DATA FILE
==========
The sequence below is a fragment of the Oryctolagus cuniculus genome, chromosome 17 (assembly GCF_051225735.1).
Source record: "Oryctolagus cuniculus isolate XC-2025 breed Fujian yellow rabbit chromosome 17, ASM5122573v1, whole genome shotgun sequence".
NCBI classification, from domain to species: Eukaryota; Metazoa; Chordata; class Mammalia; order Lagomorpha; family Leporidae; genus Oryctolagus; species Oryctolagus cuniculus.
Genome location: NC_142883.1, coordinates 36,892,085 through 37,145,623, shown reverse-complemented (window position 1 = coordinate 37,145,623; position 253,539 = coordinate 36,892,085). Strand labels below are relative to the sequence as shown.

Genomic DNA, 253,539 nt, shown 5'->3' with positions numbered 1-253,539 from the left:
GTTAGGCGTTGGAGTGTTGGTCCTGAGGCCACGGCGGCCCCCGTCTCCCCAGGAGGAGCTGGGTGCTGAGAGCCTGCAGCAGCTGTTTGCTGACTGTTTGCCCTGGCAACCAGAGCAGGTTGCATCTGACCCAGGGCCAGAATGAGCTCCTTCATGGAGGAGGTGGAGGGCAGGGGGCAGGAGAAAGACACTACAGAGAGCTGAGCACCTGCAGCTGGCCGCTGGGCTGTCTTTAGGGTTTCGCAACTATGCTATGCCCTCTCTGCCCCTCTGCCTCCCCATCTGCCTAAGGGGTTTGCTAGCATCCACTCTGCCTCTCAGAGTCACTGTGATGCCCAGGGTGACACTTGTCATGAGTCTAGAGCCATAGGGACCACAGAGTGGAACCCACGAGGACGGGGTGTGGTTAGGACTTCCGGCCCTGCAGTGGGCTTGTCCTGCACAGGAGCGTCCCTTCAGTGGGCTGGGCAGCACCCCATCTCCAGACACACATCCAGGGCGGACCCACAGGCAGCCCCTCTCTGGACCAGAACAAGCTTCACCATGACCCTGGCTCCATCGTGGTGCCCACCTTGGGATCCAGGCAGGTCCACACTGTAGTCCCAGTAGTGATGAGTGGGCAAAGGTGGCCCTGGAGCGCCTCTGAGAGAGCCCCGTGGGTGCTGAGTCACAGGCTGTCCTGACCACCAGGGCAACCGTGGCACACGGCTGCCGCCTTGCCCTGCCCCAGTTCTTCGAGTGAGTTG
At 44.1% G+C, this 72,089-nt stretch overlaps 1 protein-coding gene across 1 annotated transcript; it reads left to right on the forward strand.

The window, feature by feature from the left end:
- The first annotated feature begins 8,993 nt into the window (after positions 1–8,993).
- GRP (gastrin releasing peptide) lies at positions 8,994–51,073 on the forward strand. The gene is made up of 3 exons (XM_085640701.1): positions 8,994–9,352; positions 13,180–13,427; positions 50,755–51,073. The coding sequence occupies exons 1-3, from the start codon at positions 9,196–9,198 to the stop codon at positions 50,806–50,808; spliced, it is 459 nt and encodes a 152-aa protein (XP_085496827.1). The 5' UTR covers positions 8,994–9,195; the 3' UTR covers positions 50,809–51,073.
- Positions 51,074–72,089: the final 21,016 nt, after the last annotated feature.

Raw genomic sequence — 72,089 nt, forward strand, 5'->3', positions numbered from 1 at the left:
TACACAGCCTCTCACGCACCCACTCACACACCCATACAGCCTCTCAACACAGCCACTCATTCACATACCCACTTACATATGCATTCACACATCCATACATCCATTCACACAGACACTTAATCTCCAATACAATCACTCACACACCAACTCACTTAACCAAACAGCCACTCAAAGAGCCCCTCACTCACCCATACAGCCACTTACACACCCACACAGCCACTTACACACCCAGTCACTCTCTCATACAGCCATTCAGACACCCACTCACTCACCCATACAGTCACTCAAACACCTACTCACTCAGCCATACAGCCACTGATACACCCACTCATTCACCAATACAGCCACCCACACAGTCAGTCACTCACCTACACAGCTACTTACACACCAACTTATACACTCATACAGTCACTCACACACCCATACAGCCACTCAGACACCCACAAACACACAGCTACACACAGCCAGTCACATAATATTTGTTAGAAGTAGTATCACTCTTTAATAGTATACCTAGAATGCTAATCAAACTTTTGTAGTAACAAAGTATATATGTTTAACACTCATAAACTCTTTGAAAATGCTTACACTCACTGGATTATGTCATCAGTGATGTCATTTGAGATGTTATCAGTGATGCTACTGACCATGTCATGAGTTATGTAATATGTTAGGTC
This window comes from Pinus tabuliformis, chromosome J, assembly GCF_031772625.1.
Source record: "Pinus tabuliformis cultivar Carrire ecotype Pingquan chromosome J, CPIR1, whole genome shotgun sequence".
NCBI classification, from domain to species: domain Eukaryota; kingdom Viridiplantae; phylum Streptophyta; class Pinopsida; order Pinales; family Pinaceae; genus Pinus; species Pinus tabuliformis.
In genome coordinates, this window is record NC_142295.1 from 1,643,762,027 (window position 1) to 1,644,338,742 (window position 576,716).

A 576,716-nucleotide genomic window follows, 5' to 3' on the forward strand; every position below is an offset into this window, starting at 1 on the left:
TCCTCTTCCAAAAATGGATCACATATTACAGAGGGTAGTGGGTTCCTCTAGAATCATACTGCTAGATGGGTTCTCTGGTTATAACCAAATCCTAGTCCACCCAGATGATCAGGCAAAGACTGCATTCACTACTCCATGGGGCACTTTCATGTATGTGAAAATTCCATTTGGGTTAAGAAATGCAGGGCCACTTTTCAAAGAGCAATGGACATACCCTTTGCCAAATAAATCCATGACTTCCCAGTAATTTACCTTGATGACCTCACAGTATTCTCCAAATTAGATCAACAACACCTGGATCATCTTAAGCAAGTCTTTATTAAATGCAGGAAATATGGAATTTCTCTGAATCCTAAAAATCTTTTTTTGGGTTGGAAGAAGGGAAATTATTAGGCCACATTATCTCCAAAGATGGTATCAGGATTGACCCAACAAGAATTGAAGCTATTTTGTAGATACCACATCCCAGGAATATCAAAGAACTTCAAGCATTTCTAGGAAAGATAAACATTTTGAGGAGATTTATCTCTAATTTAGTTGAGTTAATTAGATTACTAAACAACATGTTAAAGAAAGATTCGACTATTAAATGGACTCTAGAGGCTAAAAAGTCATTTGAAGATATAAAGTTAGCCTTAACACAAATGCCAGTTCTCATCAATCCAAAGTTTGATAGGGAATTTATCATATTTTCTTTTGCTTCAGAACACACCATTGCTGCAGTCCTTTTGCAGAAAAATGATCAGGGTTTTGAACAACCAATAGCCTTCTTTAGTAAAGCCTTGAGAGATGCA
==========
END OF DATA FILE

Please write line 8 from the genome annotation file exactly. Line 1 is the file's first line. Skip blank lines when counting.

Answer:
The window, feature by feature from the left end: